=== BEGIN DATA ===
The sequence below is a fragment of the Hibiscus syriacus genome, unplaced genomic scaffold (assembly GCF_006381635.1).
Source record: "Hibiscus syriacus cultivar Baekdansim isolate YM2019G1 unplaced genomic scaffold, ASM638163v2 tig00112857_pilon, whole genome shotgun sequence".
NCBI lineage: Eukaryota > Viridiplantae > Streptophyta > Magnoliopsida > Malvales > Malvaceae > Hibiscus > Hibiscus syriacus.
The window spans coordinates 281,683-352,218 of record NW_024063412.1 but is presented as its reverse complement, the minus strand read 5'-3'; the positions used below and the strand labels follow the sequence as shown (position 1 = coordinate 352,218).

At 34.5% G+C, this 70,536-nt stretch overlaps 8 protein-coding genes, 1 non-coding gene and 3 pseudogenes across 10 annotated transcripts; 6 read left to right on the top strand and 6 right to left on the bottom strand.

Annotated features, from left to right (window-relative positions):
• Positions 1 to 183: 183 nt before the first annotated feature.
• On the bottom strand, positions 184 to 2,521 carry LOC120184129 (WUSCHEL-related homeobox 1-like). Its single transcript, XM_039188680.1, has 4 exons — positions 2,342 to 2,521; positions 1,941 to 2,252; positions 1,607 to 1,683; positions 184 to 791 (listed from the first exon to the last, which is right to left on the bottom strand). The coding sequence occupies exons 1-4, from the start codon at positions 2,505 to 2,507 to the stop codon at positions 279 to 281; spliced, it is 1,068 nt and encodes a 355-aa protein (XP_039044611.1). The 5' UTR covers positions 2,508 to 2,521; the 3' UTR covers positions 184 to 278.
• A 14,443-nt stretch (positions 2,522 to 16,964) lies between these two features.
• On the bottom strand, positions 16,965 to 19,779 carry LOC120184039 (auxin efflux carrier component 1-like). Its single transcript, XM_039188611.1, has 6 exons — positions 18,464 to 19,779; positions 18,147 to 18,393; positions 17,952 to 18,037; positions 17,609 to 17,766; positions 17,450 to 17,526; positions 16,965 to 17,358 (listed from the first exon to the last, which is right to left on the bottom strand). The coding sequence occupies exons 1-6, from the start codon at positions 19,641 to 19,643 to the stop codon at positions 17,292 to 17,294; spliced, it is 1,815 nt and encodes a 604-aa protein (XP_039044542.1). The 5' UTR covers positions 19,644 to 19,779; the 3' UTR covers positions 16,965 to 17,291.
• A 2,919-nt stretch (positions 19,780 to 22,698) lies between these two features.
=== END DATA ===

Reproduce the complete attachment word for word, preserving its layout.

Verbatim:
The sequence below is a fragment of the Hibiscus syriacus genome, unplaced genomic scaffold (assembly GCF_006381635.1).
Source record: "Hibiscus syriacus cultivar Baekdansim isolate YM2019G1 unplaced genomic scaffold, ASM638163v2 tig00112857_pilon, whole genome shotgun sequence".
NCBI lineage: Eukaryota > Viridiplantae > Streptophyta > Magnoliopsida > Malvales > Malvaceae > Hibiscus > Hibiscus syriacus.
The window spans coordinates 281,683-352,218 of record NW_024063412.1 but is presented as its reverse complement, the minus strand read 5'-3'; the positions used below and the strand labels follow the sequence as shown (position 1 = coordinate 352,218).

At 34.5% G+C, this 70,536-nt stretch overlaps 8 protein-coding genes, 1 non-coding gene and 3 pseudogenes across 10 annotated transcripts; 6 read left to right on the top strand and 6 right to left on the bottom strand.

Annotated features, from left to right (window-relative positions):
• Positions 1 to 183: 183 nt before the first annotated feature.
• On the bottom strand, positions 184 to 2,521 carry LOC120184129 (WUSCHEL-related homeobox 1-like). Its single transcript, XM_039188680.1, has 4 exons — positions 2,342 to 2,521; positions 1,941 to 2,252; positions 1,607 to 1,683; positions 184 to 791 (listed from the first exon to the last, which is right to left on the bottom strand). The coding sequence occupies exons 1-4, from the start codon at positions 2,505 to 2,507 to the stop codon at positions 279 to 281; spliced, it is 1,068 nt and encodes a 355-aa protein (XP_039044611.1). The 5' UTR covers positions 2,508 to 2,521; the 3' UTR covers positions 184 to 278.
• A 14,443-nt stretch (positions 2,522 to 16,964) lies between these two features.
• On the bottom strand, positions 16,965 to 19,779 carry LOC120184039 (auxin efflux carrier component 1-like). Its single transcript, XM_039188611.1, has 6 exons — positions 18,464 to 19,779; positions 18,147 to 18,393; positions 17,952 to 18,037; positions 17,609 to 17,766; positions 17,450 to 17,526; positions 16,965 to 17,358 (listed from the first exon to the last, which is right to left on the bottom strand). The coding sequence occupies exons 1-6, from the start codon at positions 19,641 to 19,643 to the stop codon at positions 17,292 to 17,294; spliced, it is 1,815 nt and encodes a 604-aa protein (XP_039044542.1). The 5' UTR covers positions 19,644 to 19,779; the 3' UTR covers positions 16,965 to 17,291.
• A 2,919-nt stretch (positions 19,780 to 22,698) lies between these two features.